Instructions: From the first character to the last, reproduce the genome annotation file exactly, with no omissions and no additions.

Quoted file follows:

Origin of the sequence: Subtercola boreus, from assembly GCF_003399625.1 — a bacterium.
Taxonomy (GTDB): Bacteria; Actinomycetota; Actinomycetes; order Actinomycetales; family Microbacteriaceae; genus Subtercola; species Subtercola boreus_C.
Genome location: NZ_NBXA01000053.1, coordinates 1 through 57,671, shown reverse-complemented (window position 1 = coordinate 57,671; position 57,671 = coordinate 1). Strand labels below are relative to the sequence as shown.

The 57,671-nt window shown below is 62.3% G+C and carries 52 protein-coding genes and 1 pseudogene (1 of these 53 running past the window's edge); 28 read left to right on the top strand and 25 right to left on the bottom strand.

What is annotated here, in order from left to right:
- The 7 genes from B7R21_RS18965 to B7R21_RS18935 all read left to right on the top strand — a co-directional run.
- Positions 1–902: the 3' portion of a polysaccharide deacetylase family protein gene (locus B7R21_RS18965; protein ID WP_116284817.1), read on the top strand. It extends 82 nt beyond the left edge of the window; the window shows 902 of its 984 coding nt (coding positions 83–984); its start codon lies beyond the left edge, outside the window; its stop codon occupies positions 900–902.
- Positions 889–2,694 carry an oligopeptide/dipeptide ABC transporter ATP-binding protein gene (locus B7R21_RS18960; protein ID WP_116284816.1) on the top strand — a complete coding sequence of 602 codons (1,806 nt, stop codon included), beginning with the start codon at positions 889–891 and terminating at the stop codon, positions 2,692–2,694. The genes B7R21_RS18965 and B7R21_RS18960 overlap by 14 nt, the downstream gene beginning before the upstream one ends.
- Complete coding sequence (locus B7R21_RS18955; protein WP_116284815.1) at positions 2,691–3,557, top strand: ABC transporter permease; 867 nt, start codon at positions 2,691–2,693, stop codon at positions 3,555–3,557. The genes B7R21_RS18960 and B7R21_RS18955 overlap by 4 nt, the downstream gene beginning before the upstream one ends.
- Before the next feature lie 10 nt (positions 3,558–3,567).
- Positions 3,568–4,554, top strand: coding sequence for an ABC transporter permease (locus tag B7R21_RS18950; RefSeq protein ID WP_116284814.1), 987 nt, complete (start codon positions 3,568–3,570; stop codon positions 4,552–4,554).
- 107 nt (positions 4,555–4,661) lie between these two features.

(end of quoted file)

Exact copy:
Origin of the sequence: Subtercola boreus, from assembly GCF_003399625.1 — a bacterium.
Taxonomy (GTDB): Bacteria; Actinomycetota; Actinomycetes; order Actinomycetales; family Microbacteriaceae; genus Subtercola; species Subtercola boreus_C.
Genome location: NZ_NBXA01000053.1, coordinates 1 through 57,671, shown reverse-complemented (window position 1 = coordinate 57,671; position 57,671 = coordinate 1). Strand labels below are relative to the sequence as shown.

The 57,671-nt window shown below is 62.3% G+C and carries 52 protein-coding genes and 1 pseudogene (1 of these 53 running past the window's edge); 28 read left to right on the top strand and 25 right to left on the bottom strand.

What is annotated here, in order from left to right:
- The 7 genes from B7R21_RS18965 to B7R21_RS18935 all read left to right on the top strand — a co-directional run.
- Positions 1–902: the 3' portion of a polysaccharide deacetylase family protein gene (locus B7R21_RS18965; protein ID WP_116284817.1), read on the top strand. It extends 82 nt beyond the left edge of the window; the window shows 902 of its 984 coding nt (coding positions 83–984); its start codon lies beyond the left edge, outside the window; its stop codon occupies positions 900–902.
- Positions 889–2,694 carry an oligopeptide/dipeptide ABC transporter ATP-binding protein gene (locus B7R21_RS18960; protein ID WP_116284816.1) on the top strand — a complete coding sequence of 602 codons (1,806 nt, stop codon included), beginning with the start codon at positions 889–891 and terminating at the stop codon, positions 2,692–2,694. The genes B7R21_RS18965 and B7R21_RS18960 overlap by 14 nt, the downstream gene beginning before the upstream one ends.
- Complete coding sequence (locus B7R21_RS18955; protein WP_116284815.1) at positions 2,691–3,557, top strand: ABC transporter permease; 867 nt, start codon at positions 2,691–2,693, stop codon at positions 3,555–3,557. The genes B7R21_RS18960 and B7R21_RS18955 overlap by 4 nt, the downstream gene beginning before the upstream one ends.
- Before the next feature lie 10 nt (positions 3,558–3,567).
- Positions 3,568–4,554, top strand: coding sequence for an ABC transporter permease (locus tag B7R21_RS18950; RefSeq protein ID WP_116284814.1), 987 nt, complete (start codon positions 3,568–3,570; stop codon positions 4,552–4,554).
- 107 nt (positions 4,555–4,661) lie between these two features.